How are plain bearings constructed?
Lars Butenschön | 4. March 2022
One of the main features of plain bearings – compared to ball or rolling bearings – is their significantly less complex design. But is that really the case? In fact, different types of plain bearings differ significantly in how they are constructed and how they work. In this blog post, you will learn all about the structure of the most common plain bearings.
Basic information about the structure: how plain bearings slide
Plain bearings all work on the basis of the same principle. The surface of moving components rubs or slides over the surface of the plain bearing. Various measures can be taken to minimise friction. These range from plastic coatings that are as soft as possible and slide well, up to the mere addition of lubricating grease. Since each of these technologies in turn places different requirements on the structure of the plain bearing, there are accordingly many different plain bearing types.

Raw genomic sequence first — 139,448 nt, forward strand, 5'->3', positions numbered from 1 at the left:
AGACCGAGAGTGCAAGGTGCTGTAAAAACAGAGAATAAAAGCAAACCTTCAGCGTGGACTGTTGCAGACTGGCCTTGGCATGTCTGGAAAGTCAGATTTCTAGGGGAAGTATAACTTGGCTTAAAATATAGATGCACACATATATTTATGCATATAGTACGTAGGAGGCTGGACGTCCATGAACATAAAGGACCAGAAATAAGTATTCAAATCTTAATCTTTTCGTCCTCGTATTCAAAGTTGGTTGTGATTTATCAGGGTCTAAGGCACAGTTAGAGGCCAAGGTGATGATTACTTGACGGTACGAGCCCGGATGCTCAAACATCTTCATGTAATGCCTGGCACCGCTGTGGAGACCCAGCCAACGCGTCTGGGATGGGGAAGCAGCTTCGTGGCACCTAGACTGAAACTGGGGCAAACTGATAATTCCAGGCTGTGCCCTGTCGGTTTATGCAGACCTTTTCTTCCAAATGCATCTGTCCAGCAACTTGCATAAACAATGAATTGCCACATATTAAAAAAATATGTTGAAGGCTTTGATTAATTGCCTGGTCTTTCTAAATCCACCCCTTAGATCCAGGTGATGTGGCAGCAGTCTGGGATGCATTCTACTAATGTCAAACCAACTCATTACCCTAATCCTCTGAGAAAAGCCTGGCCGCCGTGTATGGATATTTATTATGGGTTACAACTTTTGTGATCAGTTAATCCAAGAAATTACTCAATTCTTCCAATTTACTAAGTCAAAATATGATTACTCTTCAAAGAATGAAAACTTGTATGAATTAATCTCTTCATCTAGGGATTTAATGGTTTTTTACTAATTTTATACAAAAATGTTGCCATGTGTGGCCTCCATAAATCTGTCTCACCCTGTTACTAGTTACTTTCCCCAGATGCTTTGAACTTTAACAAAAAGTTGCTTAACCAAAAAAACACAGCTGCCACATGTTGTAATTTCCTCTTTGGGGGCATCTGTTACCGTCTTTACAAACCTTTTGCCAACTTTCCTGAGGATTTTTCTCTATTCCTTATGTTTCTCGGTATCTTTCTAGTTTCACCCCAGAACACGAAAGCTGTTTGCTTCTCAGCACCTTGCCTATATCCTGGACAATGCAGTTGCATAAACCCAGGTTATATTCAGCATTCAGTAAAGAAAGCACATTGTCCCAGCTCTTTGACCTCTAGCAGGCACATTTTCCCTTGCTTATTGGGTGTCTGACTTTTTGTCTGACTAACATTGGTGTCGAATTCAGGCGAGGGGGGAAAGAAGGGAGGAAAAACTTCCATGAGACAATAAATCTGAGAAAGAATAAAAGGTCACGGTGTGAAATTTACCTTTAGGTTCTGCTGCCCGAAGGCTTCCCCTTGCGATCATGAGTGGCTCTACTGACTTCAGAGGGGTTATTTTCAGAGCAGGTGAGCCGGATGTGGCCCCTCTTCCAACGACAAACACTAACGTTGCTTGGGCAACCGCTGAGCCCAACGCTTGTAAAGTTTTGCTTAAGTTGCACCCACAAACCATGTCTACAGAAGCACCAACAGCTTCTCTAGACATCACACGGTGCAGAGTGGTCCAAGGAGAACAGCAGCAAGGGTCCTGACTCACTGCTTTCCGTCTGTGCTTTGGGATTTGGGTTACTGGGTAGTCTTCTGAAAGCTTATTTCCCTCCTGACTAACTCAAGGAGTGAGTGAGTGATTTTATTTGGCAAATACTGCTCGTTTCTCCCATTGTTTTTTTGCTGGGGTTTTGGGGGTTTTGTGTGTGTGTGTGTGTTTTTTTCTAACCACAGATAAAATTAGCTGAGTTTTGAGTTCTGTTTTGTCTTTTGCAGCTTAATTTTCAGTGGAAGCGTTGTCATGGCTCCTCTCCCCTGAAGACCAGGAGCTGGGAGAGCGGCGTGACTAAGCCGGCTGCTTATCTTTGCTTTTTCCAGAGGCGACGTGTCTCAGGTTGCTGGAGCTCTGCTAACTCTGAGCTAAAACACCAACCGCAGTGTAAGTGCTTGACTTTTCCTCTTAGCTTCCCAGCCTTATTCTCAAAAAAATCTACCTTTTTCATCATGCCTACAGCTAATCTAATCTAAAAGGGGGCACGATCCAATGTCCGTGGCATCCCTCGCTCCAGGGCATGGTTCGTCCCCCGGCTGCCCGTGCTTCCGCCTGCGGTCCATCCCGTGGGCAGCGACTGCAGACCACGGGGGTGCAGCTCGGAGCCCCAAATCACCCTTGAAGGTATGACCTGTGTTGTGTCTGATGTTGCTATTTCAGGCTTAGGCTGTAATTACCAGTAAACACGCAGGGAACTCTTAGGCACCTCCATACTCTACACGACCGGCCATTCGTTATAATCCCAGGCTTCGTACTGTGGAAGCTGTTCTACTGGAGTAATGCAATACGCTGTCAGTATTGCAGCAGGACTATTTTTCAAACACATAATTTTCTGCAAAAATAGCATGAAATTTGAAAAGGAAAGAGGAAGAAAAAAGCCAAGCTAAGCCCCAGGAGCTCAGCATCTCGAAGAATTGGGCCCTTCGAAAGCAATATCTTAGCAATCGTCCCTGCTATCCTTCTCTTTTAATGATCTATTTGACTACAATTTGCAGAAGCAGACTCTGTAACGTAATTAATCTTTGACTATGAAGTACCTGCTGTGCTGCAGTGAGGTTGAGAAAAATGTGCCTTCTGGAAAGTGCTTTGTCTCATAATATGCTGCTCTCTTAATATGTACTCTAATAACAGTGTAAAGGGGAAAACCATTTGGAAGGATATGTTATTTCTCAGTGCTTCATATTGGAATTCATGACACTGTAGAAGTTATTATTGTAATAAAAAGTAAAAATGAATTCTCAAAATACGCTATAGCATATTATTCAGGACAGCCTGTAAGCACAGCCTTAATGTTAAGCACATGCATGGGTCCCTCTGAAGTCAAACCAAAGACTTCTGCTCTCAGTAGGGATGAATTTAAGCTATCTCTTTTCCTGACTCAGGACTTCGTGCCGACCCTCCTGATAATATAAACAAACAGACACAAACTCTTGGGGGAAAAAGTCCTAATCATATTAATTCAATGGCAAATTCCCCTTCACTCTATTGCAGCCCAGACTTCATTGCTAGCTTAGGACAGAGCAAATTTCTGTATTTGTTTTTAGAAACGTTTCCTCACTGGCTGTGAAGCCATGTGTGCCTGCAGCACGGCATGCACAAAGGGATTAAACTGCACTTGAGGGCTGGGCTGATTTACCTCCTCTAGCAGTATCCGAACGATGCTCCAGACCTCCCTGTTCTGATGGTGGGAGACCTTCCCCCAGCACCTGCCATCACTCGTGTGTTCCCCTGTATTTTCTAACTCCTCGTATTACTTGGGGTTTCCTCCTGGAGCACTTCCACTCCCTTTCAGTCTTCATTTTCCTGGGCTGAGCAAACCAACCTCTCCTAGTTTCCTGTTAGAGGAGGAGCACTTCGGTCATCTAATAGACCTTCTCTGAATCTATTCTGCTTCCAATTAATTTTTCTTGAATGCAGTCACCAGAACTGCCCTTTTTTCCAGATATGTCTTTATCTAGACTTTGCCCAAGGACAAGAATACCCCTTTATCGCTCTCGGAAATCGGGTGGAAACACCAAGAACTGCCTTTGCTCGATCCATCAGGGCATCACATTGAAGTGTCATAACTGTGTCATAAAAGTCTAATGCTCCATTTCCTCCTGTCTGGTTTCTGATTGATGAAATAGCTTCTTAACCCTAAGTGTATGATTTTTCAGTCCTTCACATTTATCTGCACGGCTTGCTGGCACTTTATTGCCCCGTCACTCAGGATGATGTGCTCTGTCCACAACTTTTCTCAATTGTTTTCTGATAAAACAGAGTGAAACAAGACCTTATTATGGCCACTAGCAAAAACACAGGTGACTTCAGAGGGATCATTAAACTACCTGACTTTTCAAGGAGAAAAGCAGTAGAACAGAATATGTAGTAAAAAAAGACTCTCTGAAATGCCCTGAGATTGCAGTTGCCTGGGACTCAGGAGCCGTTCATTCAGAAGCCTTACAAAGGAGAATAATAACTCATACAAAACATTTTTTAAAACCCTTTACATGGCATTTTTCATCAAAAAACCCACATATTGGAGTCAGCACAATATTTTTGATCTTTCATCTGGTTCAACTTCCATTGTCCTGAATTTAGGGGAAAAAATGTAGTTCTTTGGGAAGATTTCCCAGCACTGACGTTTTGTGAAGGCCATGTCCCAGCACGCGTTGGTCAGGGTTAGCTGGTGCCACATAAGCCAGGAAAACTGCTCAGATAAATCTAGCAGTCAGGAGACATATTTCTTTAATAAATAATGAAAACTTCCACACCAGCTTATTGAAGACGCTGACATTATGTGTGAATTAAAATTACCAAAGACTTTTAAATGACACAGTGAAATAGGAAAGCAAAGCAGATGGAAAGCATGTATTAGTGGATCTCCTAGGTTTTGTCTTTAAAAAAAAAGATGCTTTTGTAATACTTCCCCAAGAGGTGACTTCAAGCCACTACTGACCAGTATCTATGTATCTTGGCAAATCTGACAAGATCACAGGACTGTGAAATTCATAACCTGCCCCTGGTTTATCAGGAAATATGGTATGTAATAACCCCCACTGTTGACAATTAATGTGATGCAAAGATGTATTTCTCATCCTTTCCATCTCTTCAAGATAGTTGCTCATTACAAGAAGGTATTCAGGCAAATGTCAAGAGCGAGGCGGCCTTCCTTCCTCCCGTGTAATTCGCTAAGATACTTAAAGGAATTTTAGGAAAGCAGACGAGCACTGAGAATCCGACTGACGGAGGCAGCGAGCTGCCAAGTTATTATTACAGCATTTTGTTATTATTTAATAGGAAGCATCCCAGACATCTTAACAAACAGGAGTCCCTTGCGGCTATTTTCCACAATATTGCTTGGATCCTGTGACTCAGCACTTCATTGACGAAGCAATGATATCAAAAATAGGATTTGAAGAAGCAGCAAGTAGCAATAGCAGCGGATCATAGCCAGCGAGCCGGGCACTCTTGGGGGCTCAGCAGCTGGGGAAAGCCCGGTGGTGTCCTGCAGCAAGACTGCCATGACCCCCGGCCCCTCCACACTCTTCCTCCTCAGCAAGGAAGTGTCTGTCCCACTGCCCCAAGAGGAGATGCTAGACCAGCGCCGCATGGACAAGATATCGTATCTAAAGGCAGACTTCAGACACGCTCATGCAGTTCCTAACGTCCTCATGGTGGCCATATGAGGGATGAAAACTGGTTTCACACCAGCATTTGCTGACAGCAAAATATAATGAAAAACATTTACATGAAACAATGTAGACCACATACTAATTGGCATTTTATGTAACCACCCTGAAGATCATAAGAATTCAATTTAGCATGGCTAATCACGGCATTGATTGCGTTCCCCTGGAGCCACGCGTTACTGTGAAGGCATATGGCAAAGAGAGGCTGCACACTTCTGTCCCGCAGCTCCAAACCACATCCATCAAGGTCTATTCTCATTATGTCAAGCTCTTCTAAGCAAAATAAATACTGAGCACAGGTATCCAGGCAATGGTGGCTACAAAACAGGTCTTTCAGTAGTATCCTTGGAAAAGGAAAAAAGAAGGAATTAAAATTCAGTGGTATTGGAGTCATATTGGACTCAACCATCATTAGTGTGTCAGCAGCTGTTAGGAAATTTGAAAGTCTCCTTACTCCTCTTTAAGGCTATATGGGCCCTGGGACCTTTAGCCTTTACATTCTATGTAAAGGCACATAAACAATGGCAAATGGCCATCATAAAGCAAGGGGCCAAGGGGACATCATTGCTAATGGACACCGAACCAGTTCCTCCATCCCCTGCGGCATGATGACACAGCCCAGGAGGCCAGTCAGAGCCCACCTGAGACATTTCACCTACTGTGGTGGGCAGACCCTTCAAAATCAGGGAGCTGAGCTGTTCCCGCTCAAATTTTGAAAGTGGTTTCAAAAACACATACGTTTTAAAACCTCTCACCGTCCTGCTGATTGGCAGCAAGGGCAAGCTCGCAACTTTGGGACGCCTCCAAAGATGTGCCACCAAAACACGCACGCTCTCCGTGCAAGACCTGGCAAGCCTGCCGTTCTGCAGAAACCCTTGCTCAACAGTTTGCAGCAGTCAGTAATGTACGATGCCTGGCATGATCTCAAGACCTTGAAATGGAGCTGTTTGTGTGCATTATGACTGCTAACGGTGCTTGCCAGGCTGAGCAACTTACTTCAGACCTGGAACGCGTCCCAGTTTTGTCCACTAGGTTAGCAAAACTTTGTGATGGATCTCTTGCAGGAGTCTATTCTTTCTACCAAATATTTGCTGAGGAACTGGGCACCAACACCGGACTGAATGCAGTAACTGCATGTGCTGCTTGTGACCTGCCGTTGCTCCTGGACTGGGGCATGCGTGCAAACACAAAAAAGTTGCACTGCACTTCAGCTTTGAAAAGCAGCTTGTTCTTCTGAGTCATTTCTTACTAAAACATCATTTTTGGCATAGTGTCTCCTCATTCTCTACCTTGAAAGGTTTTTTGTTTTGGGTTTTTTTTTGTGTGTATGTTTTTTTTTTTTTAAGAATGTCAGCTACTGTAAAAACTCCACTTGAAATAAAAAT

Solid plain bearing with lubrication grooves
As the name implies, solid plain bearings are solidly built. That is, they are made of a solid material. Often these bearings are made of steel, bronze or other metals. The sliding properties of these bearings are obtained by lubrication channels or lubrication grooves, which are made in the surface of the bearings. Through these channels, the grease is better distributed throughout the bearing position. However, this also means that the bearing position must be permanently lubricated. For this purpose, solid plain bearings can support large loads and are therefore frequently used in larger bearing positions. However, due to the complex processing and solid material, they are also relatively expensive.